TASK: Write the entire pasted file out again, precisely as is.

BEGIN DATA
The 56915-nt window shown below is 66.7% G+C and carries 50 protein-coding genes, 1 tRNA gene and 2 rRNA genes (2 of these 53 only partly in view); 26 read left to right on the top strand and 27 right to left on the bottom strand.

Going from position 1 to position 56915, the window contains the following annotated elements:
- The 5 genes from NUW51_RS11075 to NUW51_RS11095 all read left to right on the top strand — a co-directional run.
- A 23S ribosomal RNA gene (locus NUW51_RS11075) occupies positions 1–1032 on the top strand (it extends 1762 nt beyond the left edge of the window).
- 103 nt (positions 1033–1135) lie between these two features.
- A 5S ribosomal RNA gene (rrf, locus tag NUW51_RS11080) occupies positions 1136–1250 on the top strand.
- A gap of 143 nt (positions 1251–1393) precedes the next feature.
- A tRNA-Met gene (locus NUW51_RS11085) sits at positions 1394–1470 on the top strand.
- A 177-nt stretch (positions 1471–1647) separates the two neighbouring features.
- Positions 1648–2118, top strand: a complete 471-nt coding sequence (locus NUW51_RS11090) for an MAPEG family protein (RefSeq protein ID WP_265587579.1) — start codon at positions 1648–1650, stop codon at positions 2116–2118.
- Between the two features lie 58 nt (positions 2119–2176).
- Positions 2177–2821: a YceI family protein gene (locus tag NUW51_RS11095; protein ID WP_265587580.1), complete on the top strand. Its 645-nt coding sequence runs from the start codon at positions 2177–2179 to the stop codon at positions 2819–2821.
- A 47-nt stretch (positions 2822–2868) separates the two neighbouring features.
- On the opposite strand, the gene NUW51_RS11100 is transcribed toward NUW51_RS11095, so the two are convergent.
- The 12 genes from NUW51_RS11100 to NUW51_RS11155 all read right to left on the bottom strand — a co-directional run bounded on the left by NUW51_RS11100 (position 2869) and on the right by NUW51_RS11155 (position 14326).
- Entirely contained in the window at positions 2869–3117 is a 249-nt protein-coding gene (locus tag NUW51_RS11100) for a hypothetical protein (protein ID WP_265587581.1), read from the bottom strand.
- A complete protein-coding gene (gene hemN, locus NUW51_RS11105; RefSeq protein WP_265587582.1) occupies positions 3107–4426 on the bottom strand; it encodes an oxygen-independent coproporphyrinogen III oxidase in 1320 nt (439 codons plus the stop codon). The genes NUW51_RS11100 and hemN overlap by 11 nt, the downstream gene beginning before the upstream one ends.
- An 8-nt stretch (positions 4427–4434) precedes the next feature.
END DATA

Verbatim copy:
The 56915-nt window shown below is 66.7% G+C and carries 50 protein-coding genes, 1 tRNA gene and 2 rRNA genes (2 of these 53 only partly in view); 26 read left to right on the top strand and 27 right to left on the bottom strand.

Going from position 1 to position 56915, the window contains the following annotated elements:
- The 5 genes from NUW51_RS11075 to NUW51_RS11095 all read left to right on the top strand — a co-directional run.
- A 23S ribosomal RNA gene (locus NUW51_RS11075) occupies positions 1–1032 on the top strand (it extends 1762 nt beyond the left edge of the window).
- 103 nt (positions 1033–1135) lie between these two features.
- A 5S ribosomal RNA gene (rrf, locus tag NUW51_RS11080) occupies positions 1136–1250 on the top strand.
- A gap of 143 nt (positions 1251–1393) precedes the next feature.
- A tRNA-Met gene (locus NUW51_RS11085) sits at positions 1394–1470 on the top strand.
- A 177-nt stretch (positions 1471–1647) separates the two neighbouring features.
- Positions 1648–2118, top strand: a complete 471-nt coding sequence (locus NUW51_RS11090) for an MAPEG family protein (RefSeq protein ID WP_265587579.1) — start codon at positions 1648–1650, stop codon at positions 2116–2118.
- Between the two features lie 58 nt (positions 2119–2176).
- Positions 2177–2821: a YceI family protein gene (locus tag NUW51_RS11095; protein ID WP_265587580.1), complete on the top strand. Its 645-nt coding sequence runs from the start codon at positions 2177–2179 to the stop codon at positions 2819–2821.
- A 47-nt stretch (positions 2822–2868) separates the two neighbouring features.
- On the opposite strand, the gene NUW51_RS11100 is transcribed toward NUW51_RS11095, so the two are convergent.
- The 12 genes from NUW51_RS11100 to NUW51_RS11155 all read right to left on the bottom strand — a co-directional run bounded on the left by NUW51_RS11100 (position 2869) and on the right by NUW51_RS11155 (position 14326).
- Entirely contained in the window at positions 2869–3117 is a 249-nt protein-coding gene (locus tag NUW51_RS11100) for a hypothetical protein (protein ID WP_265587581.1), read from the bottom strand.
- A complete protein-coding gene (gene hemN, locus NUW51_RS11105; RefSeq protein WP_265587582.1) occupies positions 3107–4426 on the bottom strand; it encodes an oxygen-independent coproporphyrinogen III oxidase in 1320 nt (439 codons plus the stop codon). The genes NUW51_RS11100 and hemN overlap by 11 nt, the downstream gene beginning before the upstream one ends.
- An 8-nt stretch (positions 4427–4434) precedes the next feature.